3. Serial number or other unique identifying information
  3. At the beginning of each day or before opening your POS, employees must check the POS terminal. They can use the quick guide “Checking your POS terminal”.
  4. Create a list of any additional elements to check that reflects the situation in your work environment.
  5. If more than one employee uses the POS terminal, establish a rotating schedule for the routine POS check in order to reduce the risk of anything being missed and to ensure that not only one person carries out all checks.
  6. Develop and maintain a schedule for your employees to follow. Ensure the records include:
    1. Day and time of check
    2. Name of employee conducting the check
    3. Steps completed
  7. Maintain an up-to-date checklist for employees that are POS users.
  8. Secure your POS terminals at the end of each day.
  9. Establish and maintain an emergency plan.
  10. Ensure new staff members receive proper training on POS terminal verification.
  11. Do not let any technician make changes without first confirming with your POS supplier (you should have contact information in your emergency plan). DO NOT confirm with a contact person provided by the technician.
  12. Every two weeks, managers must complete the “POS manager’s evaluation checklist” and retain a copy of the completed checklist for two years.
Guides, training and consent form

Guides


Mandatory training

All employees who use a terminal as part their work functions must complete the mandatory training, which includes how to verify a POS terminal and the terminal environment.


Consent form

Once employees have completed the training, they will be required to sign an electronic form indicating they accept the measures and rules related to PCI DSS.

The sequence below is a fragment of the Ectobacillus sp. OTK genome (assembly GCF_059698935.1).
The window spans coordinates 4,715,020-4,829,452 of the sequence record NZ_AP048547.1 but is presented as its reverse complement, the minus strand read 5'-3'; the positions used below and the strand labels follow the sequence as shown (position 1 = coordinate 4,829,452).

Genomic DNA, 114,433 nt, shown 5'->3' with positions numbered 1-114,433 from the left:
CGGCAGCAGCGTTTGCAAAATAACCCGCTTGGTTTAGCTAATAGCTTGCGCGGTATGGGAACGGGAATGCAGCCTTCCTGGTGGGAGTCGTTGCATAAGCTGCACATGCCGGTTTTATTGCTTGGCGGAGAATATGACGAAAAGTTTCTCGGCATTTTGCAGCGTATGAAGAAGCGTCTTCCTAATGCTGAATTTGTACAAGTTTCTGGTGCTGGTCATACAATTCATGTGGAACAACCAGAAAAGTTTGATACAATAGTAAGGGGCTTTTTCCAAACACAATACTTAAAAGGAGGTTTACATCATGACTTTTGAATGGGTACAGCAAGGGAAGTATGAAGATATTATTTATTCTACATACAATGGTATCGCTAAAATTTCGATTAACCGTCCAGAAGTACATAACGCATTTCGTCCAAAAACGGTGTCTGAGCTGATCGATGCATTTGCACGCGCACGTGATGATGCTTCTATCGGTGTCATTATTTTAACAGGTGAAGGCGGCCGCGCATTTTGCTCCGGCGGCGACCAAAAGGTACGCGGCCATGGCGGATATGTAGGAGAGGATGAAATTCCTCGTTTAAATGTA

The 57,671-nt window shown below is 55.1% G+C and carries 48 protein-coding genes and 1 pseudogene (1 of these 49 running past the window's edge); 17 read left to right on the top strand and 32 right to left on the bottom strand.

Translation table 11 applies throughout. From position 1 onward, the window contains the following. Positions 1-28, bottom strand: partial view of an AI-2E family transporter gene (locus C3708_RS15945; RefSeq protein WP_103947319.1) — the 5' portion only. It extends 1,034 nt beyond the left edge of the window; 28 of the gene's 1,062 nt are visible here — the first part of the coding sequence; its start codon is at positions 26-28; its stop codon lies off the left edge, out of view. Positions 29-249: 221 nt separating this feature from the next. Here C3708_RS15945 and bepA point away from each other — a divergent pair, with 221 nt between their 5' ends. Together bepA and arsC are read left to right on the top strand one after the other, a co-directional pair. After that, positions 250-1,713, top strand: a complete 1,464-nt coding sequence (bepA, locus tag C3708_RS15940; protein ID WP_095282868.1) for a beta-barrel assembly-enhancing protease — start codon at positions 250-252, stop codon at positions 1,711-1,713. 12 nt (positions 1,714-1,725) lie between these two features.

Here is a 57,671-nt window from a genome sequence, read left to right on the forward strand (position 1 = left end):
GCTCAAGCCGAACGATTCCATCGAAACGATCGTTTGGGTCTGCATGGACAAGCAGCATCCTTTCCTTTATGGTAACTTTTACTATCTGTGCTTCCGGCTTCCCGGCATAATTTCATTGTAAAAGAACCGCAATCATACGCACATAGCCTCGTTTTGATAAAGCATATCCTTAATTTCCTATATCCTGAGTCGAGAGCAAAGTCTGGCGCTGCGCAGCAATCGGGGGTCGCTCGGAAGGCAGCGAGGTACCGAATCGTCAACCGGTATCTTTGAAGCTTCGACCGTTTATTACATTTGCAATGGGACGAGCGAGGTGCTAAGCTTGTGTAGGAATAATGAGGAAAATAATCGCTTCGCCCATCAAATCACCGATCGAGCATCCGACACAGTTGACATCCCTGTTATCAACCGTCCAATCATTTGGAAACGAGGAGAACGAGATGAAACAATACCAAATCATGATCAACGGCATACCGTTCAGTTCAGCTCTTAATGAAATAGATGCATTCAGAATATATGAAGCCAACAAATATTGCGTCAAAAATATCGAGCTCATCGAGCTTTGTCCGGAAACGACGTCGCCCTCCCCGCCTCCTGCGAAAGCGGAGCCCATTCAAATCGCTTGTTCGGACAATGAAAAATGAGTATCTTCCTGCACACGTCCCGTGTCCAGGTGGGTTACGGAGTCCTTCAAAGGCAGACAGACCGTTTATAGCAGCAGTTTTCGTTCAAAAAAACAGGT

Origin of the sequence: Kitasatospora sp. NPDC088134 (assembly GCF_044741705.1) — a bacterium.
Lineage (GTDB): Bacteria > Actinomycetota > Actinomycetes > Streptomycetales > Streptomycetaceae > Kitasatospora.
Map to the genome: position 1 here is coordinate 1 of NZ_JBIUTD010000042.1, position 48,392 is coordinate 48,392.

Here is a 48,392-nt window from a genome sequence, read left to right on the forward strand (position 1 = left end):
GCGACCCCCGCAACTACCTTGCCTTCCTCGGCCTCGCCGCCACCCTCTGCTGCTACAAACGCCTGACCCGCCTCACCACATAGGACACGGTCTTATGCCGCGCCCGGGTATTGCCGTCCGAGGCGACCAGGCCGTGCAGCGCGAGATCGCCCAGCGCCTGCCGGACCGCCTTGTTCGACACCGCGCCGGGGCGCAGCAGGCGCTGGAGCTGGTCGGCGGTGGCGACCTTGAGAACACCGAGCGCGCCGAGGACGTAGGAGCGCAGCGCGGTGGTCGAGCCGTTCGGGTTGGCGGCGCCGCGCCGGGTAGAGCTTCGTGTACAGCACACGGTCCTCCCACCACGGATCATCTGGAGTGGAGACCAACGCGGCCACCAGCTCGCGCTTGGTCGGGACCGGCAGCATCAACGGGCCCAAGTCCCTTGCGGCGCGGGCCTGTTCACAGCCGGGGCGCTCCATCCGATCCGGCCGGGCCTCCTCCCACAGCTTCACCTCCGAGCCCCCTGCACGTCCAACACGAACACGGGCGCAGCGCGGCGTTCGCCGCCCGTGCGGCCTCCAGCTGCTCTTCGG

If you discover something suspicious
  • Carefully move any POS terminals to a secure area.
  • Do not touch anything else, it may be considered a potential crime scene.
  • Contact uOttawa Protection Services at 613-562-5411.
Terminology and resources

Terminology

Cardholder data: Any personal data that allows a cardholder to be easily identified: account number, expiry date, name, address, etc.

Card skimming:

PCI SSC describes it as follows: 

  • “[…] the unauthorized capture and transfer of payment data to another source, for fraudulent purposes”
  • Used “to capture massive amounts of account details in a short amount of time, with low risk of detection”
  • First tactic used by criminals when committing fraud

Merchant or point-of-sales (POS): uOttawa service or sector with approval of Financial Resources to accept debit or credit card payments for goods or services

Payment card: Debit or credit card

PCI Security Standards Council (PCI SSC): Organization responsible for establishing norms aiming at protecting users’ credit card data

POS manager: uOttawa employee in charge of a POS

POS terminal: ʺA terminal used in place of a cash register in a store for customer checkout and such added functions as recording inventory data, transferring funds and checking credit.ʺ  

POS user (POS employee): Any employee working in a uOttawa POS


Resources